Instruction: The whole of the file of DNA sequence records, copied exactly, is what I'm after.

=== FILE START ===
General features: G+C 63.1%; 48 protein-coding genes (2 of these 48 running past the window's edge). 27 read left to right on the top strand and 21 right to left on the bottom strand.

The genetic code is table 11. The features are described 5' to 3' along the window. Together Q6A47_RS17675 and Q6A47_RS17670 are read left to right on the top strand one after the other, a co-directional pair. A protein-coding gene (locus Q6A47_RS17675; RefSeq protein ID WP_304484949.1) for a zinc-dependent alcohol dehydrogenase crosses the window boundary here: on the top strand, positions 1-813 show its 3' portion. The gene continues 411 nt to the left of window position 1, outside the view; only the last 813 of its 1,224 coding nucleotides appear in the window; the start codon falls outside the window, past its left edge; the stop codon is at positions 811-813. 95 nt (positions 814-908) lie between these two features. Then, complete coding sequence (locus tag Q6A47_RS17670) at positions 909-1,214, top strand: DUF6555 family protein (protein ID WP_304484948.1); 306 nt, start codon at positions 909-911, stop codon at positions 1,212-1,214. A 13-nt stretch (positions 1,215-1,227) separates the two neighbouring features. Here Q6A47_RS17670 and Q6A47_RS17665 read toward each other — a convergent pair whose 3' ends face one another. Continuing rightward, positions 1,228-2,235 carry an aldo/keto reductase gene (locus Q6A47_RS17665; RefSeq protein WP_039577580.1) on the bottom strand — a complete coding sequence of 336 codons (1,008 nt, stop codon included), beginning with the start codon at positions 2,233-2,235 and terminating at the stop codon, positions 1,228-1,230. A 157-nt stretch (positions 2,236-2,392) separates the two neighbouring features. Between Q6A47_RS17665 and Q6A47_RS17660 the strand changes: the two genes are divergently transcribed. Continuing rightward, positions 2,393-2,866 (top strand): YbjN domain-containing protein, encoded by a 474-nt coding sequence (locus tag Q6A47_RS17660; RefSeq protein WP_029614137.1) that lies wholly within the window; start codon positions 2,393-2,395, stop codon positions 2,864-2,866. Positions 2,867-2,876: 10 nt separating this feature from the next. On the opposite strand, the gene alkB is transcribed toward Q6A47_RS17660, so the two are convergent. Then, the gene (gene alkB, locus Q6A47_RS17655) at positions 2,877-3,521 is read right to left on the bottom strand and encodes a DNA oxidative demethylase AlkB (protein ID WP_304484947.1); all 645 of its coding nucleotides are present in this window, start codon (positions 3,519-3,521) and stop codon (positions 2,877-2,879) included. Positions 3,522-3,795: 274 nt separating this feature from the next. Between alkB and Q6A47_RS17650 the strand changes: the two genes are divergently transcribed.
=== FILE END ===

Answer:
General features: G+C 63.1%; 48 protein-coding genes (2 of these 48 running past the window's edge). 27 read left to right on the top strand and 21 right to left on the bottom strand.

The genetic code is table 11. The features are described 5' to 3' along the window. Together Q6A47_RS17675 and Q6A47_RS17670 are read left to right on the top strand one after the other, a co-directional pair. A protein-coding gene (locus Q6A47_RS17675; RefSeq protein ID WP_304484949.1) for a zinc-dependent alcohol dehydrogenase crosses the window boundary here: on the top strand, positions 1-813 show its 3' portion. The gene continues 411 nt to the left of window position 1, outside the view; only the last 813 of its 1,224 coding nucleotides appear in the window; the start codon falls outside the window, past its left edge; the stop codon is at positions 811-813. 95 nt (positions 814-908) lie between these two features. Then, complete coding sequence (locus tag Q6A47_RS17670) at positions 909-1,214, top strand: DUF6555 family protein (protein ID WP_304484948.1); 306 nt, start codon at positions 909-911, stop codon at positions 1,212-1,214. A 13-nt stretch (positions 1,215-1,227) separates the two neighbouring features. Here Q6A47_RS17670 and Q6A47_RS17665 read toward each other — a convergent pair whose 3' ends face one another. Continuing rightward, positions 1,228-2,235 carry an aldo/keto reductase gene (locus Q6A47_RS17665; RefSeq protein WP_039577580.1) on the bottom strand — a complete coding sequence of 336 codons (1,008 nt, stop codon included), beginning with the start codon at positions 2,233-2,235 and terminating at the stop codon, positions 1,228-1,230. A 157-nt stretch (positions 2,236-2,392) separates the two neighbouring features. Between Q6A47_RS17665 and Q6A47_RS17660 the strand changes: the two genes are divergently transcribed. Continuing rightward, positions 2,393-2,866 (top strand): YbjN domain-containing protein, encoded by a 474-nt coding sequence (locus tag Q6A47_RS17660; RefSeq protein WP_029614137.1) that lies wholly within the window; start codon positions 2,393-2,395, stop codon positions 2,864-2,866. Positions 2,867-2,876: 10 nt separating this feature from the next. On the opposite strand, the gene alkB is transcribed toward Q6A47_RS17660, so the two are convergent. Then, the gene (gene alkB, locus Q6A47_RS17655) at positions 2,877-3,521 is read right to left on the bottom strand and encodes a DNA oxidative demethylase AlkB (protein ID WP_304484947.1); all 645 of its coding nucleotides are present in this window, start codon (positions 3,519-3,521) and stop codon (positions 2,877-2,879) included. Positions 3,522-3,795: 274 nt separating this feature from the next. Between alkB and Q6A47_RS17650 the strand changes: the two genes are divergently transcribed.